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Vox Sang. 1996;71(4):216-20.

A prospective study of the incidence of red cell allo-immunisation following transfusion.

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National Blood Service, North London Blood Transfusion Centre, UK.


To establish the incidence and timing of red cell allo-immunisation following transfusion, pretransfusion and serial post-transfusion samples were screened for allo-antibodies in a total of 452 patients who had undergone elective surgery. Antibody screening was performed by 2-stage papain, manual polybrene and indirect antiglobulin techniques (IAT). Red cell allo-antibodies were found in 42 patients and 38 of these (8.4% overall) demonstrated antibodies only after transfusion; 76% of them had Rh specificity. This rate of red cell allo-immunisation is higher than what would be expected if transfused patients were tested only once post-transfusion, as has been the case in several previous studies. For the type of patients studied, this finding may not be of clinical relevance at present because most patients undergoing elective surgery do not require further transfusion in their lifetime. However, this is changing with the longer life expectancy of the population and the increased probability of repeat surgery. Twenty-two (58%) of the antibodies were initially detected by the 2-stage papain and/or polybrene techniques, when the IAT was negative, although later 19 became positive by IAT; this added sensitivity of techniques other than the IAT, to detect early allo-immunisation may be relevant in pretransfusion testing to prevent haemolytic transfusion reactions in patients requiring repeated transfusions.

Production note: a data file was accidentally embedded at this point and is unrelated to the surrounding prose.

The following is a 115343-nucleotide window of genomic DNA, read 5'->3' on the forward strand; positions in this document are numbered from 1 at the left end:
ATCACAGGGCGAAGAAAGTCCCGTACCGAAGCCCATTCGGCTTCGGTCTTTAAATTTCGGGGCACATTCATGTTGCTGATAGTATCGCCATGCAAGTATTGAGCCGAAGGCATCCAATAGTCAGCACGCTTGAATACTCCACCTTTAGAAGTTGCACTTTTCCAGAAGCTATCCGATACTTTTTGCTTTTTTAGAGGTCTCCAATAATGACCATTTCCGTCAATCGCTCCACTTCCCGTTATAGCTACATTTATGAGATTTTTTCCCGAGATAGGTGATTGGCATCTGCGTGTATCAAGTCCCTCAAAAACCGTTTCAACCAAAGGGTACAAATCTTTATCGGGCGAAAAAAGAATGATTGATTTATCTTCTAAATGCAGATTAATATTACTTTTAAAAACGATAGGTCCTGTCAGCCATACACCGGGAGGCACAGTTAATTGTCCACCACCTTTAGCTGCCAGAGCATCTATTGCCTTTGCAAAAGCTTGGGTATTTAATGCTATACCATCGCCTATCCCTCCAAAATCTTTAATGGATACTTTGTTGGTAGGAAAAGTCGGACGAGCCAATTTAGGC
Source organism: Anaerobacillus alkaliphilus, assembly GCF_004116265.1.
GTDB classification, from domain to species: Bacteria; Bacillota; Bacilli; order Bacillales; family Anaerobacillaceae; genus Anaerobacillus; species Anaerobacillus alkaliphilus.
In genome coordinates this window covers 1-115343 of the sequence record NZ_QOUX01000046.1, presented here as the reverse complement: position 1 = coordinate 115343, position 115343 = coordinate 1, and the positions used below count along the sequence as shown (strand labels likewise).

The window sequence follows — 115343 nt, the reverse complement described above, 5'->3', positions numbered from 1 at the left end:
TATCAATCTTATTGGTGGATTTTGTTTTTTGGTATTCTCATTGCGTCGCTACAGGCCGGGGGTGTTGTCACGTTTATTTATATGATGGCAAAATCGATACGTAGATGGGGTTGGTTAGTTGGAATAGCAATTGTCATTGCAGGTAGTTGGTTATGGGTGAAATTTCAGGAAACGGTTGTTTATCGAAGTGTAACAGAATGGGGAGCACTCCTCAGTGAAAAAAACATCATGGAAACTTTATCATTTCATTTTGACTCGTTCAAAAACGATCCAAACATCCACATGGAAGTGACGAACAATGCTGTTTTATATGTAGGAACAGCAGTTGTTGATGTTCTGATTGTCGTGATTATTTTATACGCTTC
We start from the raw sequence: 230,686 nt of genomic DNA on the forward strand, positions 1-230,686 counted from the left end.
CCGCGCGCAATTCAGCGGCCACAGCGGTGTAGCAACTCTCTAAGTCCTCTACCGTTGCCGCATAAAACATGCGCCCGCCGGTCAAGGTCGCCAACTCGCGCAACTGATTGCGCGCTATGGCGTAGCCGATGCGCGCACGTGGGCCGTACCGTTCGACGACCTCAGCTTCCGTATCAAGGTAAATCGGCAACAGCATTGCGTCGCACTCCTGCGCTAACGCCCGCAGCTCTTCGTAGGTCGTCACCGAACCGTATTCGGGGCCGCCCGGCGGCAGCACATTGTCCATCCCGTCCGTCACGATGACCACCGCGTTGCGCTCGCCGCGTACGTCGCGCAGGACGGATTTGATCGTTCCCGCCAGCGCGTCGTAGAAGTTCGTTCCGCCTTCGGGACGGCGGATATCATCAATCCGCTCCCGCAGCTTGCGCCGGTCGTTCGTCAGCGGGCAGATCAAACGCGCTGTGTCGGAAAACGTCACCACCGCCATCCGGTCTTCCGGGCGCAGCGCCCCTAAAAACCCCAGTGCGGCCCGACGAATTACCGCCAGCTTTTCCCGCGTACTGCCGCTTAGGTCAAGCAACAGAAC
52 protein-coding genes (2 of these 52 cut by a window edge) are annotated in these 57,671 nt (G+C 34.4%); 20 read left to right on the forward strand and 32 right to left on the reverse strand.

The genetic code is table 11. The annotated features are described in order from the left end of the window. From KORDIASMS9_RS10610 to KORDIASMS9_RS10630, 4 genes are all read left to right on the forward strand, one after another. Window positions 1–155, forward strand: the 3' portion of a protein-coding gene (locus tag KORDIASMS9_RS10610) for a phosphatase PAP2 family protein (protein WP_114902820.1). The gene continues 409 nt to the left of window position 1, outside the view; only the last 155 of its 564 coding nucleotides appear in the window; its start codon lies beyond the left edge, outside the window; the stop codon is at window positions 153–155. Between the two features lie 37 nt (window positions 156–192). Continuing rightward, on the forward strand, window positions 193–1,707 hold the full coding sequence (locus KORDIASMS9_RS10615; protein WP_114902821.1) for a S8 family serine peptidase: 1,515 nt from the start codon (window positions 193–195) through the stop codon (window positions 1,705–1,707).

[Indexed for MEDLINE]

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